This is my fourth post on Rob Bell’s book, Love Wins. I feel like I need to back up and remind you of what I am doing. Reading Love Wins was not high on my priority list, and right now, there are hundreds of other things I could be doing and probably should be doing. But over the last few weeks, every time I turned around someone else was saying something about Rob Bell and Love Wins. Some of what people were saying was positive, but most were negative. So, I decided I needed to know what he said for myself. That is why I am reading the book. I thought, however, that as I read I would blog my thoughts, and by doing so, maybe add to the discussion.
The purpose of my blogs is to neither defend nor judge Rob Bell. My purpose is not to debate him and to answer every point in the book that I agree with or disagree with. I will leave the apologetics to others who are more capable than me. The purpose of my blogs is to simply read the book, “as is,” without trying to find what I disagree with and how I would respond to those parts in which Bell and I disagree. All I am doing is reading the book and giving my first impressions; nothing more, nothing less.
Chapter 4 is titled, “Does God Get What God Wants?” The bible says that God wants everyone to come to repentance and no one to perish (1 Timothy). So, in the end, does God get what He wants, or does He fail somehow? I think chapter 4 is the chapter that has gotten the most attention from critics.
It seems to reason, according to Bell, that if God wants everyone to repent, then everyone will repent, and if they don’t in this life, maybe there is a chance in the next life to do so. The idea is that God never gives up on people. There are other verses in the Bible (both the Old Testament and New Testament) that talk about how one day the entire world and all of creation will bow and worship God. Bell points these verses out.
As I was reading this chapter, two questions came to my mind. First, if it is possible for someone to reject God in this life but then repent and turn to Him in the next life, is it also possible for someone to accept God in this life and then reject Him in the next? Bell does not answer this question. He talks about the gates of the new city in Revelation 21 being open and never shut. He thinks this implies that people after death can repent and enter the city. But if the gates are open would that not also imply that people could leave the city? The second question I had was how does the opportunity to accept God after death happen? Bell doesn’t answer this question either. Maybe he will in another chapter, but he doesn’t do so in this one.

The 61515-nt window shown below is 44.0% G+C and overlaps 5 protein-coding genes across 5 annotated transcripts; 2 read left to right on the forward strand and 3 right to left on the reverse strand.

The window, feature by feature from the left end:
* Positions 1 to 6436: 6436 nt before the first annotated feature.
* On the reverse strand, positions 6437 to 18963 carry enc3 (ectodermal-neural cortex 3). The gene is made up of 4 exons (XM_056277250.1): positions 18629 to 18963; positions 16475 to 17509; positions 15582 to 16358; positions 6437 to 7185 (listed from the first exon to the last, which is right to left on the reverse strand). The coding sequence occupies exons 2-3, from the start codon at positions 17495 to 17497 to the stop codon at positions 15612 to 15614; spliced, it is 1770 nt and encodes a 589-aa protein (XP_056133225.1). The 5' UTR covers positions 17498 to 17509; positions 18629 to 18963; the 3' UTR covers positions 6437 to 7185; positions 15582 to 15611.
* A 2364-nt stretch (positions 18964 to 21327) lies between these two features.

Bell points out that throughout the history of the Christian church, people have believed and taught the possibility of turning to God postmortem. He mentions early church fathers like Clement of Alexandria, Origen, Gregory of Nyssa and Eusibius as examples. He also mentions that church fathers like Jerome, Basil, and Augustine believed that most people will be reconciled to God. He even mentions that Martin Luther believed in a second chance after death. Now, I don’t doubt he is correct about any of these guys, but he gives no footnotes as to where he got his information. I assume that many of our church fathers had such views and that the doctrine of purgatory developed from those views.